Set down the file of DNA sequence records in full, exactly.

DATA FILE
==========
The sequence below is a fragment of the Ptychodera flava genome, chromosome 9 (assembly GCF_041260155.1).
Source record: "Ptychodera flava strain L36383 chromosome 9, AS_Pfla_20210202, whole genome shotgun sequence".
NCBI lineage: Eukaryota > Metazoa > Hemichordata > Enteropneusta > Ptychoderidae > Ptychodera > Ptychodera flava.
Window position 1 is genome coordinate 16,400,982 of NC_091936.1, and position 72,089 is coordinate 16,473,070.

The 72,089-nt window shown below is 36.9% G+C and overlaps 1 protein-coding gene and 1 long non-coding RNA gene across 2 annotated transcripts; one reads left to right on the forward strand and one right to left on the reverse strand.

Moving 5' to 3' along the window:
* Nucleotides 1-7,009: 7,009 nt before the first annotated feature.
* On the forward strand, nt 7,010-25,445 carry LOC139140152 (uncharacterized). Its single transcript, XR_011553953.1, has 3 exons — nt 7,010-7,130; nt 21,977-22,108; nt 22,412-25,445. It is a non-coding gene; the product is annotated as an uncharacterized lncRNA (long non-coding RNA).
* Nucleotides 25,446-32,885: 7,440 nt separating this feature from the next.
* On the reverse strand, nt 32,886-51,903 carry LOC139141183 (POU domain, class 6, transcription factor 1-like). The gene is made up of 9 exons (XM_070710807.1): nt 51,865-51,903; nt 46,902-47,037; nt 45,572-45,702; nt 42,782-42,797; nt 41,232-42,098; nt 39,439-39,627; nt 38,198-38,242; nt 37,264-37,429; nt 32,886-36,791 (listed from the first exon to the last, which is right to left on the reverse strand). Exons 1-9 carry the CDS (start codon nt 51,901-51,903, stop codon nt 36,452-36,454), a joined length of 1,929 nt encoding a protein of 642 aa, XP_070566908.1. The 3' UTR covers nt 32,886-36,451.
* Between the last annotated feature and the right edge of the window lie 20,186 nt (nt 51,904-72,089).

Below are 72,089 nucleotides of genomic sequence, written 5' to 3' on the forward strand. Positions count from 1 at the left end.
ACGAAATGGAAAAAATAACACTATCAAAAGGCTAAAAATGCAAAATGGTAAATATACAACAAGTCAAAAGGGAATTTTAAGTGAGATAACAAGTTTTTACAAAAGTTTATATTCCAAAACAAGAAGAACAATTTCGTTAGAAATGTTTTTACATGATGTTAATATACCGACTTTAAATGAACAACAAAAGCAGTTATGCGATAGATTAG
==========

The sequence below is a fragment of the Ptychodera flava genome, chromosome 9 (assembly GCF_041260155.1).
Source record: "Ptychodera flava strain L36383 chromosome 9, AS_Pfla_20210202, whole genome shotgun sequence".
NCBI lineage: Eukaryota > Metazoa > Hemichordata > Enteropneusta > Ptychoderidae > Ptychodera > Ptychodera flava.
Window position 1 is genome coordinate 16,400,982 of NC_091936.1, and position 72,089 is coordinate 16,473,070.

The 72,089-nt window shown below is 36.9% G+C and overlaps 1 protein-coding gene and 1 long non-coding RNA gene across 2 annotated transcripts; one reads left to right on the forward strand and one right to left on the reverse strand.

Moving 5' to 3' along the window:
* Nucleotides 1-7,009: 7,009 nt before the first annotated feature.
* On the forward strand, nt 7,010-25,445 carry LOC139140152 (uncharacterized). Its single transcript, XR_011553953.1, has 3 exons — nt 7,010-7,130; nt 21,977-22,108; nt 22,412-25,445. It is a non-coding gene; the product is annotated as an uncharacterized lncRNA (long non-coding RNA).
* Nucleotides 25,446-32,885: 7,440 nt separating this feature from the next.
* On the reverse strand, nt 32,886-51,903 carry LOC139141183 (POU domain, class 6, transcription factor 1-like). The gene is made up of 9 exons (XM_070710807.1): nt 51,865-51,903; nt 46,902-47,037; nt 45,572-45,702; nt 42,782-42,797; nt 41,232-42,098; nt 39,439-39,627; nt 38,198-38,242; nt 37,264-37,429; nt 32,886-36,791 (listed from the first exon to the last, which is right to left on the reverse strand). Exons 1-9 carry the CDS (start codon nt 51,901-51,903, stop codon nt 36,452-36,454), a joined length of 1,929 nt encoding a protein of 642 aa, XP_070566908.1. The 3' UTR covers nt 32,886-36,451.
* Between the last annotated feature and the right edge of the window lie 20,186 nt (nt 51,904-72,089).

Below are 72,089 nucleotides of genomic sequence, written 5' to 3' on the forward strand. Positions count from 1 at the left end.
ACGAAATGGAAAAAATAACACTATCAAAAGGCTAAAAATGCAAAATGGTAAATATACAACAAGTCAAAAGGGAATTTTAAGTGAGATAACAAGTTTTTACAAAAGTTTATATTCCAAAACAAGAAGAACAATTTCGTTAGAAATGTTTTTACATGATGTTAATATACCGACTTTAAATGAACAACAAAAGCAGTTATGCGATAGATTAG